Unsterilized laboratory wastewater from the U.S. Army Medical Research Institute of Infectious Diseases at Fort Detrick, Maryland, spewed out the top of a rusty 50,000-gallon outdoor holding tank, the pressure catapulting it over the short concrete wall that was supposed to contain hazardous spills.
It was May 25, 2018, the Friday morning before Memorial Day weekend, and the tank holding waste from labs working with Ebola, anthrax, and other lethal pathogens had become overpressurized, forcing the liquid out a vent pipe.
An estimated 2,000-3,000 gallons streamed into a grassy area a few feet from an open storm drain that dumps into Carroll Creek — a centerpiece of downtown Frederick, Maryland, a city of about 80,000 an hour’s drive from the nation’s capital.
But as the waste sprayed for as long as three hours, records show, none of the plant’s workers apparently noticed the tank had burst a pipe. This was despite the facility being under scrutiny from federal lab regulators following catastrophic flooding and an escalating series of safety failures that had been playing out for more than a week.
Before the outdoor tank failed, there had already been breaches of other lab waste storage tanks inside the sterilization plant.
On May 17, 2018, in the wake of devastating storms, workers at Fort Detrick discovered that the plant’s basement was filling with water that would reach 4 to 5 feet deep. Some of it was rainwater seeping in from outdoors. But a lot was fluid leaking from the basement’s long-deteriorating tanks that held thousands of gallons of unsterilized lab wastewater.
As basement sump pumps forced floodwater into these tanks, the influx disgorged lab waste through cracks along the tops of the tanks, sending it streaming back toward the floor.
The steam sterilization plant, referred to as “the SSP,” was built in 1953. It was designed to essentially cook the wastewater that flowed into it from Fort Detrick’s biological laboratories, ensuring that all deadly pathogens were killed before the water was released from the base into the Monocacy River.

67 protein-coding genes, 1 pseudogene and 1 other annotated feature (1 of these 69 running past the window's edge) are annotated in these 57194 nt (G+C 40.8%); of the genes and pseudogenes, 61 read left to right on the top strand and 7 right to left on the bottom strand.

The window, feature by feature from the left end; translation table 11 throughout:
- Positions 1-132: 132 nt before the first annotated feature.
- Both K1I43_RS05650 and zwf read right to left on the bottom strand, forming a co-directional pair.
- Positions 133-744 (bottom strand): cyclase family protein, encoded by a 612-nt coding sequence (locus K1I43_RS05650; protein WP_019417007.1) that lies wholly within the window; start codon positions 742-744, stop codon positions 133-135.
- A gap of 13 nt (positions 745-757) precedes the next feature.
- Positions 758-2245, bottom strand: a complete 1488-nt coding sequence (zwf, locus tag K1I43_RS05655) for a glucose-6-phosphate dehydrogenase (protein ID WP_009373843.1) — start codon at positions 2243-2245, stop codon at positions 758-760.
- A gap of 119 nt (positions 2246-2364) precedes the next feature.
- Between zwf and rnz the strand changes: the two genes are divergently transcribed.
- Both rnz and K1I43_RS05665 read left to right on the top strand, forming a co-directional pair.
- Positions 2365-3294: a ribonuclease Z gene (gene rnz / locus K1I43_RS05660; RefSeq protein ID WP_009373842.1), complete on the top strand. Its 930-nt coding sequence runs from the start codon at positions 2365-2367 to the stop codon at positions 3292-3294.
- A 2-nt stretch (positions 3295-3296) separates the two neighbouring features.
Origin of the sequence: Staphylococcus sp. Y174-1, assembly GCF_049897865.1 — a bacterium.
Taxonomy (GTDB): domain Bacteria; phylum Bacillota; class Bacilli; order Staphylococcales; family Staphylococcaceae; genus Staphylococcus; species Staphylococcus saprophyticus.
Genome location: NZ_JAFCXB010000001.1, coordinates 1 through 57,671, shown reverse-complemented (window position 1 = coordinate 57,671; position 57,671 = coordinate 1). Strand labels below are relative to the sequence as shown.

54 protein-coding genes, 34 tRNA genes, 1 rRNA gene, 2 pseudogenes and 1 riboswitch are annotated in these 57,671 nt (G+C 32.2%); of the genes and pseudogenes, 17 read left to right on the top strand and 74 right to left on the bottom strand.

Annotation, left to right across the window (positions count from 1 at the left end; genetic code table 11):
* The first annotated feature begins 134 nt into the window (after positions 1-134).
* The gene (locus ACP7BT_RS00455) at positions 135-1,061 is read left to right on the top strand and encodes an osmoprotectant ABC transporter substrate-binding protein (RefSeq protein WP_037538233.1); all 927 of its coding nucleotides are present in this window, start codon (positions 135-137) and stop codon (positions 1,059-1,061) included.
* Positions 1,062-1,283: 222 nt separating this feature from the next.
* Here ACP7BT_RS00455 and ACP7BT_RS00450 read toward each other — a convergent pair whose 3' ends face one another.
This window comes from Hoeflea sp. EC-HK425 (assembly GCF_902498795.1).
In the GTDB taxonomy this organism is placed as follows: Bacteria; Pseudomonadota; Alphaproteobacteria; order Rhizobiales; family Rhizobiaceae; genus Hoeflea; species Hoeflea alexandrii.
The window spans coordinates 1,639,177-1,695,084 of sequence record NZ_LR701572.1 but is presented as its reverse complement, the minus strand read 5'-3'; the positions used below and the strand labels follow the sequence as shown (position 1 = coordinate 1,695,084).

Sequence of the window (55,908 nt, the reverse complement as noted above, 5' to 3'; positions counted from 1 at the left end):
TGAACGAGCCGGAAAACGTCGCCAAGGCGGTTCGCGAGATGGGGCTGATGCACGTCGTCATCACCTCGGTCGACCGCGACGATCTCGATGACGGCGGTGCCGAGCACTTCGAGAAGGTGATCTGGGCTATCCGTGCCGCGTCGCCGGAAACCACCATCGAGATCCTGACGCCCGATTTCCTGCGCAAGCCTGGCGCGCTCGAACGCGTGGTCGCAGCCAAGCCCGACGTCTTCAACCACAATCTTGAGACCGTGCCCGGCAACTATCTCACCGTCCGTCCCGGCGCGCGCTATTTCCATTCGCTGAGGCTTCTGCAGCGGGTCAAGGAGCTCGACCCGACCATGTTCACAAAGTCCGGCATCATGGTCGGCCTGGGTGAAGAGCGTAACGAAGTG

The research institute’s safety protocols called for a two-step kill process for lab wastewater. Before it was sent down drains into Fort Detrick’s dedicated laboratory sewer system for heat treatment at the plant, lab workers were supposed to pretreat potentially infectious liquids with bleach or other chemicals.
But chemical disinfection can be tricky. To be effective, it requires workers to use the right kind of disinfectant at the right concentration and, importantly, to ensure that the disinfectant remains in contact with the microbes long enough to kill them.
Any living organisms left behind could multiply.
Despite the plant’s importance to protecting public health, by May 2018 it had become a rusting, leaking, temperamental hulk.
It was 65 years old and was supposed to have been torn down already. But a replacement plant completed at a cost to taxpayers of more than $30 million had suffered a “catastrophic failure” in 2016 and couldn’t be repaired, records show.
So even though the sterilization plant was in significant disrepair, the institute still used it, with a much smaller amount of waste coming from a U.S. Department of Agriculture lab that worked with weeds and plant diseases.
On a typical day in 2018, state records show, these facilities sent about 30,000 gallons of laboratory wastewater into the plant, which had five 50,000-gallon storage tanks in its basement, plus an additional nine interconnected 50,000-gallon storage tanks outside.
Fort Detrick officials had been aware for some time that the tops of the aging basement storage tanks had multiple leaks caused over the years by chlorine gases accumulating on the surface of the wastewater, according to a state investigation report of the incident and the Army garrison’s responses to questions.
It was so much of an issue that the garrison’s Directorate of Public Works employees, who operated the plant, had to make sure the tanks didn’t ever fill up completely or else the potentially infectious water would spill out.
Their workaround was to try to limit the amount of waste in each basement tank to about half capacity. But the flooding in May 2018 made that impossible because the sump pumps were sending so much water into the sterilization system.
Lab inspectors from the Centers for Disease Control and Prevention had apparently failed to recognize the plant was in such disrepair. The CDC offered no explanation of how the problems were missed, but after the incident it created a new policy and task force for overseeing labs’ wastewater decontamination systems.
Samuel Edwin, director of the CDC’s select agent regulatory program, did not grant an interview. Two years before the plant flooded and failed, the CDC had hired Edwin from USAMRIID, where he had spent eight years as the biological surety officer and responsible official in charge of making sure USAMRIID’s labs complied with federal regulations.
Edwin, in an emailed statement, said he wasn’t aware of any corrosion or leak issues while he worked at USAMRIID.
*** photos got the base’s attention. USAMRIID’s leadership.ors from the CDC inspected the plant annually, Edwin said, adding: “FSAP did not observe, and I did not report, any issues with the SSP during this time.”
Four days after the plant flooded, CDC inspectors arrived at Fort Detrick and spent May 21 and 22, 2018, inspecting the facility. As the CDC inspectors left Fort Detrick, they allowed USAMRIID to resume some research activities.
Intentional – all of it, the attacks on our water, energy & food.